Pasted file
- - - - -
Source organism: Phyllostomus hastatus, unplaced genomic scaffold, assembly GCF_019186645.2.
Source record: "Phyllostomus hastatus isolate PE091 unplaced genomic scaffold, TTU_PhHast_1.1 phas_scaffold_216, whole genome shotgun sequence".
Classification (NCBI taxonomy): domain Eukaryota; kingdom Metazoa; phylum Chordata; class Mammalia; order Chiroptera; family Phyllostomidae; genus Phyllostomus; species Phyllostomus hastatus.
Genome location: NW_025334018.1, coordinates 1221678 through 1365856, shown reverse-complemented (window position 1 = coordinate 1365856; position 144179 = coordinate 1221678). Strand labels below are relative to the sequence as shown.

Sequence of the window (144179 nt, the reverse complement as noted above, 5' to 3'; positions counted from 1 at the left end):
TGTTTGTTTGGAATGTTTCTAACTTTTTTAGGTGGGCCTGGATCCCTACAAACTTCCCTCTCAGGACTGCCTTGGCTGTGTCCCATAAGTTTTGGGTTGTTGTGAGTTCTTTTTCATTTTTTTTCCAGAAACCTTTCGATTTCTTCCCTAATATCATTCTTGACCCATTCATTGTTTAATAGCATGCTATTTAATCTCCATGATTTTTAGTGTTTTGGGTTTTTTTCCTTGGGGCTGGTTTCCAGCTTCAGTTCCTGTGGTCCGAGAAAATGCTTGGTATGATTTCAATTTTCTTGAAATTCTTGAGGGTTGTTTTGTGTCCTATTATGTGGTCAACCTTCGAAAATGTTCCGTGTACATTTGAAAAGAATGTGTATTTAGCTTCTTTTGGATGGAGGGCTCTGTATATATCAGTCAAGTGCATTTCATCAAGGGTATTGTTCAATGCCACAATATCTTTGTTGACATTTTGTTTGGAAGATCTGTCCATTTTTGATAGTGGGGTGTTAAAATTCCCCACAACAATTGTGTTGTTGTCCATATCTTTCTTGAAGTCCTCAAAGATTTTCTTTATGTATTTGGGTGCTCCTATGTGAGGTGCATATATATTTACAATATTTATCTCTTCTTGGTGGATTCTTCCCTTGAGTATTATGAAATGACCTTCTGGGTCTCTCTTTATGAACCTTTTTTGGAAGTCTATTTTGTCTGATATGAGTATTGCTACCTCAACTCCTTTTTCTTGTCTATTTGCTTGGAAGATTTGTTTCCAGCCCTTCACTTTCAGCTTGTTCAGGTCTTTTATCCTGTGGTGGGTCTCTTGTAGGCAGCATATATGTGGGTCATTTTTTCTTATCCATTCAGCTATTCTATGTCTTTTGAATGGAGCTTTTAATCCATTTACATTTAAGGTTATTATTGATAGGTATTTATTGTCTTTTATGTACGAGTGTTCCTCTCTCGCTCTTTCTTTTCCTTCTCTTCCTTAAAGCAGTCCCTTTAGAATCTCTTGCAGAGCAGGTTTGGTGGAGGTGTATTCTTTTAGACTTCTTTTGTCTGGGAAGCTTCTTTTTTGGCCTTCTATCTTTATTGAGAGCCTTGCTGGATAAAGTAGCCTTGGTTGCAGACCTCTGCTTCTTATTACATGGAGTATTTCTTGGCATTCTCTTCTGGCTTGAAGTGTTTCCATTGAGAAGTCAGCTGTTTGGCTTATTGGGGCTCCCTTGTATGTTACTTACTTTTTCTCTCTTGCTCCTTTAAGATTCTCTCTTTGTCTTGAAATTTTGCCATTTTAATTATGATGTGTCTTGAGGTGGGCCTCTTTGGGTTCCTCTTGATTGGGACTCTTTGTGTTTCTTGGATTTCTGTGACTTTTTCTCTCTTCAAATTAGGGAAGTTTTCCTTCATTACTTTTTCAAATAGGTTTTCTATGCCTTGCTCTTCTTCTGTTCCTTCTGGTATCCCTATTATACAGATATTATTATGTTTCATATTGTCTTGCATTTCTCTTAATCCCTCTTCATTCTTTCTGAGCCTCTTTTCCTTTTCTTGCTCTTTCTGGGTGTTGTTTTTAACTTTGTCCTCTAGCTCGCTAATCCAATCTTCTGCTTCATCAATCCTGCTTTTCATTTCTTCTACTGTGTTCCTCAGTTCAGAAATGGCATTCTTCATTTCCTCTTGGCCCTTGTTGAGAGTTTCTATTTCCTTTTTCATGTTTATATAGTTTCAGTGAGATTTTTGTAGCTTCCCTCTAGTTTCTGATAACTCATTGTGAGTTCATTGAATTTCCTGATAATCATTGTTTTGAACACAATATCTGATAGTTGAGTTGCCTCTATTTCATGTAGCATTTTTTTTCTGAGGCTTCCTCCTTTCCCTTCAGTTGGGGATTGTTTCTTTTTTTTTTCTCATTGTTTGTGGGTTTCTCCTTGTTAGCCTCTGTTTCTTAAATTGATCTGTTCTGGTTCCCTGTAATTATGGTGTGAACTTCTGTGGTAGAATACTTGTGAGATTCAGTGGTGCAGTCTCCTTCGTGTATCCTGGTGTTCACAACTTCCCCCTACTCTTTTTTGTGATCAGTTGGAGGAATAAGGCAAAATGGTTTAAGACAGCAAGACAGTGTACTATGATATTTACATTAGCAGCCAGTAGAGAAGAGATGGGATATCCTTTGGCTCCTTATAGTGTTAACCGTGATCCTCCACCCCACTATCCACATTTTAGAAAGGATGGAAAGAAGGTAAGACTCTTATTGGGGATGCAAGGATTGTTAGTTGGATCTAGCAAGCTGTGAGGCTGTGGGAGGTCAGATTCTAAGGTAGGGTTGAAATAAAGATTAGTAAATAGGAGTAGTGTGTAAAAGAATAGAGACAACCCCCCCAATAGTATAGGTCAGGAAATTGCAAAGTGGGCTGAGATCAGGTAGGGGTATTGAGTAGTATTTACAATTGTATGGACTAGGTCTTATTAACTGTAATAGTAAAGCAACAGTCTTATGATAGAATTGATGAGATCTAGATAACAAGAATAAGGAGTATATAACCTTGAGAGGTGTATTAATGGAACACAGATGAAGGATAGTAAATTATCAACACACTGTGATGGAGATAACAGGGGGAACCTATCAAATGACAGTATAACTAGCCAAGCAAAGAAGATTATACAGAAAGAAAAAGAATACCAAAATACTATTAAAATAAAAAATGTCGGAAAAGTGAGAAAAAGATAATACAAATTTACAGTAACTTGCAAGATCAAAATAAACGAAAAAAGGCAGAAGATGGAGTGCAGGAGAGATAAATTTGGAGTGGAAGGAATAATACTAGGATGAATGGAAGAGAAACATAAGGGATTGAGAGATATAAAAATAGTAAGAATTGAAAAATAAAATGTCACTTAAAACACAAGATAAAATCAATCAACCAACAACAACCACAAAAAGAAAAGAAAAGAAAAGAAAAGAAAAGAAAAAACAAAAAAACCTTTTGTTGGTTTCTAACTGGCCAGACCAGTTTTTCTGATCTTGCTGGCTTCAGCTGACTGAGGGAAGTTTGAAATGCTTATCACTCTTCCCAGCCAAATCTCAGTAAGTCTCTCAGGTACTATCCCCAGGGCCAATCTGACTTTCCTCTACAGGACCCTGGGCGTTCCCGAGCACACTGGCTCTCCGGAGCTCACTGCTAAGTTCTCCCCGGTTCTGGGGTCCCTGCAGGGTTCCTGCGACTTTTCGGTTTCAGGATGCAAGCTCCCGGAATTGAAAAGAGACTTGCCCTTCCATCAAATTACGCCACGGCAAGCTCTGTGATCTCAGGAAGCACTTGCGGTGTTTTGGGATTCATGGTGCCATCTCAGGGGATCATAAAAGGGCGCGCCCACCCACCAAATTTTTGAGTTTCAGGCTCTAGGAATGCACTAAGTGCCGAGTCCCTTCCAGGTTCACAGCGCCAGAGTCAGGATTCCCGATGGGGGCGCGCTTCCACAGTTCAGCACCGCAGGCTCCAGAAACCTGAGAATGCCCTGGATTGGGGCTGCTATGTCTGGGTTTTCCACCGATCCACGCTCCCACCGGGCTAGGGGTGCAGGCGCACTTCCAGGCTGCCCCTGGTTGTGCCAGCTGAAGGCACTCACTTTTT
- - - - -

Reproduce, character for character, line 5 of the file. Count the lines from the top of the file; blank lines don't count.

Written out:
Sequence of the window (144179 nt, the reverse complement as noted above, 5' to 3'; positions counted from 1 at the left end):